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Through a slit in the façade you enter a private world, one of soft wood and cast concrete, where the confounding angles of the stairwell lead to rooms of pure symmetry, filled with natural light and the gentle swaying of a camphor tree.
Tadao Ando’s house could not be more Tadao Ando. It is quite a relief. Japan’s most fabled architect, a designer of stark and spiritual buildings, would appear to live his work, the man and his creations one and the same.
Yet a ticklish question does arise. This should be Ando’s residence. But there is no bedroom. Or food in the kitchen. And a couple of years ago he told Japanese TV that he lives in a normal apartment. This is Tadao Ando’s house, but is it his home?
When the man himself bustles in, affable, intense, sharp-boned and sunken-eyed, yet only half grey at the age of 75, he is having none of it. “This is my house,” he says with the certainty of a man about to sell his next-door neighbour’s Ferrari. A Pritzker Prize winner, yes, but Tadao Ando is a regular Osaka geezer.
Never formally trained as an architect, he learnt carpentry, fought six fights as a pro boxer (ring name “The Great Ando”), wandered the globe, and then came back to Osaka in 1969, got licensed, founded his own architectural office and started designing houses.
After a fashion, this building in downtown Osaka is indeed his house, even if it is not where he keeps his toothbrush. Ando built it to be his home in 1995 but never moved in. You can find it listed in architecture books as the “Atelier” or “Studio Annexe”. “I wanted a fun place to live, a place where every day is thrilling, a quiet place to think,” he says.
Built on a small 150 sq metre plot of land, the house has a basement and three upper storeys. “The basement, the first-floor living room, the second-floor study — they are all different. I wanted to make a place that changes from morning, to midday and evening. If you want to read a book in the day, you go to the second floor; if you want to relax and drink coffee, you go to the first.”
A few years ago he added an extension, turning the top floor into a meeting room by annexing the balcony and hanging a box off the side of the house, something he never planned for in 1995. “A building has to grow with you. Look at that tree outside. It used to be below the eaves,” he says. “Like your life, things are changed now from 10 years ago, and a house should change as well.”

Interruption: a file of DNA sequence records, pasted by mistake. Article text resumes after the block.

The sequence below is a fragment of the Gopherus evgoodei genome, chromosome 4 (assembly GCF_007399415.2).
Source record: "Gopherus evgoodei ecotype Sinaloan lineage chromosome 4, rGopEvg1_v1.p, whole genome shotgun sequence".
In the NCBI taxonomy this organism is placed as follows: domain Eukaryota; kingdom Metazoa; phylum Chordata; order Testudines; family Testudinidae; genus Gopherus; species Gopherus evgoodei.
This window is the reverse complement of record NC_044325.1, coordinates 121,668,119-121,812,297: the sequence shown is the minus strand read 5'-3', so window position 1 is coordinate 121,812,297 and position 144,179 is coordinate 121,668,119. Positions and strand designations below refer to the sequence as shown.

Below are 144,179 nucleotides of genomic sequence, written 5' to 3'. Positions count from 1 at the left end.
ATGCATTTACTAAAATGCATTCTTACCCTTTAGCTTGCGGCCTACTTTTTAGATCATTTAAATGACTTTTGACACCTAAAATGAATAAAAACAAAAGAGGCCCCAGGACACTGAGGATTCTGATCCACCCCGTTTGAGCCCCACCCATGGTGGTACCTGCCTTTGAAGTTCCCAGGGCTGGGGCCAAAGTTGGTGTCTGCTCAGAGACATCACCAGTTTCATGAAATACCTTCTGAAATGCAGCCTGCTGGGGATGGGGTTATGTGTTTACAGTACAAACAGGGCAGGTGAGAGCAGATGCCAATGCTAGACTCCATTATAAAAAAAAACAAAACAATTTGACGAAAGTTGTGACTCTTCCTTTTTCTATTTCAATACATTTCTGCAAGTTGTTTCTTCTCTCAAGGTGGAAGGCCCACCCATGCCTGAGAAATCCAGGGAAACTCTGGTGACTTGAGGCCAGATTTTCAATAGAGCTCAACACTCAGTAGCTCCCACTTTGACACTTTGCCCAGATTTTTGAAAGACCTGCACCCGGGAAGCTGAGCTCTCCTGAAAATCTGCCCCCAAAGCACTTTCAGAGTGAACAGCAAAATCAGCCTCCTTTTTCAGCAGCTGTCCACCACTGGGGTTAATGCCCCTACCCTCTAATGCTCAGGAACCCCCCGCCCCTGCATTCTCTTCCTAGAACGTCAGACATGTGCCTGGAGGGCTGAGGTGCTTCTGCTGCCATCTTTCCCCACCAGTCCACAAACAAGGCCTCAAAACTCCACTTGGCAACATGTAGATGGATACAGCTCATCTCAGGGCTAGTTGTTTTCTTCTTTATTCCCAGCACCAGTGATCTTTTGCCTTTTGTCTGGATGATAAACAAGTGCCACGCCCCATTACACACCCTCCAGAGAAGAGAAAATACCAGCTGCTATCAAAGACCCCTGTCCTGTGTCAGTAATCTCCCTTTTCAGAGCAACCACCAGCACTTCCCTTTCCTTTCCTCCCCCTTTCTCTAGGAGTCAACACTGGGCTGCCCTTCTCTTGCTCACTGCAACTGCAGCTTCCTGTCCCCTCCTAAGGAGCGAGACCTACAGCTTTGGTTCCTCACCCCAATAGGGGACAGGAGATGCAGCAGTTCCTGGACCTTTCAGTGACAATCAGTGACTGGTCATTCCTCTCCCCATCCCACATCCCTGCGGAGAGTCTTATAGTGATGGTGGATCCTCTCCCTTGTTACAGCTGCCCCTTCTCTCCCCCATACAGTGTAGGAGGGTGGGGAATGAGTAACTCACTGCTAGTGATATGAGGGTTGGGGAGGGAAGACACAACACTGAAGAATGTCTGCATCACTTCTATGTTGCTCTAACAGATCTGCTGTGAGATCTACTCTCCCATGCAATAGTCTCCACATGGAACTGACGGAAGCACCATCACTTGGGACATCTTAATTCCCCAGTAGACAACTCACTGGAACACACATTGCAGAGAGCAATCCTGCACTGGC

An elevated railway line clatters noisily behind the plot. Across his extension Ando has built a thin window, and when seated in his Dream Chair, the trains race through it at eye level, seeming to come from and disappear into nowhere, like a magical model railway. The scenery may be modern; the borrowing of it is Japanese tradition.
These days many Ando buildings are grand (“There are lots of art galleries,” he says, in the tones of a solicitor who has done one too many divorces), but his career began with homes, often tiny but much loved by their owners, which sit like unexpected gifts in modest Japanese neighbourhoods. His philosophy of houses is minimalist but full of warmth.
“There is all this architecture around the world and architecture has a function. But at the same time a home is a home for the spirit,” he says. (His word is kokoro, which can translate as heart, or spirit, or the centre of things.) “It must properly fulfil its function but basically I want to make a home for the spirit. There are all these big, businesslike sites around the world, but to call them a home for the spirit, emotionally, that’s difficult.”
Ando is probably most renowned for his religious architecture, such as the iconic Church of the Light in Osaka, where a cruciform cuts through the concrete wall behind the altar. At one recent project on the island of Hokkaido, the client had built a giant Buddha, which drew few visitors. Ando’s answer was to bury it in a mound of earth, so only the top of the statue’s head is visible, making it look mysterious — almost comical. The visitor approaches through a tunnel until they arrive at the Buddha’s feet, and suddenly it rears above them in its majesty and mystery.